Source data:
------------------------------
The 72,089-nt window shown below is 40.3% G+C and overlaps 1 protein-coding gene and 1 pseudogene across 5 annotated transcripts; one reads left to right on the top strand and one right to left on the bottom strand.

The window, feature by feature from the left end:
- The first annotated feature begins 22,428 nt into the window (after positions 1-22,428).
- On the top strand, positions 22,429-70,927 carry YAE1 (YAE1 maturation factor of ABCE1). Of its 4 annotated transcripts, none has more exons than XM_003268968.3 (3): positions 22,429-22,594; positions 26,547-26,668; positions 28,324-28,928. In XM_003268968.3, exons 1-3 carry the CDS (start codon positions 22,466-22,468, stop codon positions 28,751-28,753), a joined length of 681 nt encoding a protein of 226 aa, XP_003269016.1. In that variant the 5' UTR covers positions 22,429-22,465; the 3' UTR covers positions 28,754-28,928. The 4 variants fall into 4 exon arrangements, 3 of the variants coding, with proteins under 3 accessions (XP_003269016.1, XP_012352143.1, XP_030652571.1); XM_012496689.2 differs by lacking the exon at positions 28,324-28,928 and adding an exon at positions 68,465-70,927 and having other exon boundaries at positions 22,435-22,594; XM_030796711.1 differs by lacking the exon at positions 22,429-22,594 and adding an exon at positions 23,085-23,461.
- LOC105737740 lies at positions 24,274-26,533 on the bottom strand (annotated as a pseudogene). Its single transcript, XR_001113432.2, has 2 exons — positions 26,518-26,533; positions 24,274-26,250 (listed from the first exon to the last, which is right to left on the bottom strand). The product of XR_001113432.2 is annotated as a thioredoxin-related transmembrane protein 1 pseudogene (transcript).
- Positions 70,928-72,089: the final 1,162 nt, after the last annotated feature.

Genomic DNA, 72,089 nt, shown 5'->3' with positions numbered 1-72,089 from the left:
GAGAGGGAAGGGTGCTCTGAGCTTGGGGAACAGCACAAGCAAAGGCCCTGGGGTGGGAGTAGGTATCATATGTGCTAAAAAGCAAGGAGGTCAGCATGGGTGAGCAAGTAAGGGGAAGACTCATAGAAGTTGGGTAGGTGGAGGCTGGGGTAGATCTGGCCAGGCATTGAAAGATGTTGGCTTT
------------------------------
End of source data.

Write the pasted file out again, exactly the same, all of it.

The 72,089-nt window shown below is 40.3% G+C and overlaps 1 protein-coding gene and 1 pseudogene across 5 annotated transcripts; one reads left to right on the top strand and one right to left on the bottom strand.

The window, feature by feature from the left end:
- The first annotated feature begins 22,428 nt into the window (after positions 1-22,428).
- On the top strand, positions 22,429-70,927 carry YAE1 (YAE1 maturation factor of ABCE1). Of its 4 annotated transcripts, none has more exons than XM_003268968.3 (3): positions 22,429-22,594; positions 26,547-26,668; positions 28,324-28,928. In XM_003268968.3, exons 1-3 carry the CDS (start codon positions 22,466-22,468, stop codon positions 28,751-28,753), a joined length of 681 nt encoding a protein of 226 aa, XP_003269016.1. In that variant the 5' UTR covers positions 22,429-22,465; the 3' UTR covers positions 28,754-28,928. The 4 variants fall into 4 exon arrangements, 3 of the variants coding, with proteins under 3 accessions (XP_003269016.1, XP_012352143.1, XP_030652571.1); XM_012496689.2 differs by lacking the exon at positions 28,324-28,928 and adding an exon at positions 68,465-70,927 and having other exon boundaries at positions 22,435-22,594; XM_030796711.1 differs by lacking the exon at positions 22,429-22,594 and adding an exon at positions 23,085-23,461.
- LOC105737740 lies at positions 24,274-26,533 on the bottom strand (annotated as a pseudogene). Its single transcript, XR_001113432.2, has 2 exons — positions 26,518-26,533; positions 24,274-26,250 (listed from the first exon to the last, which is right to left on the bottom strand). The product of XR_001113432.2 is annotated as a thioredoxin-related transmembrane protein 1 pseudogene (transcript).
- Positions 70,928-72,089: the final 1,162 nt, after the last annotated feature.

Genomic DNA, 72,089 nt, shown 5'->3' with positions numbered 1-72,089 from the left:
GAGAGGGAAGGGTGCTCTGAGCTTGGGGAACAGCACAAGCAAAGGCCCTGGGGTGGGAGTAGGTATCATATGTGCTAAAAAGCAAGGAGGTCAGCATGGGTGAGCAAGTAAGGGGAAGACTCATAGAAGTTGGGTAGGTGGAGGCTGGGGTAGATCTGGCCAGGCATTGAAAGATGTTGGCTTT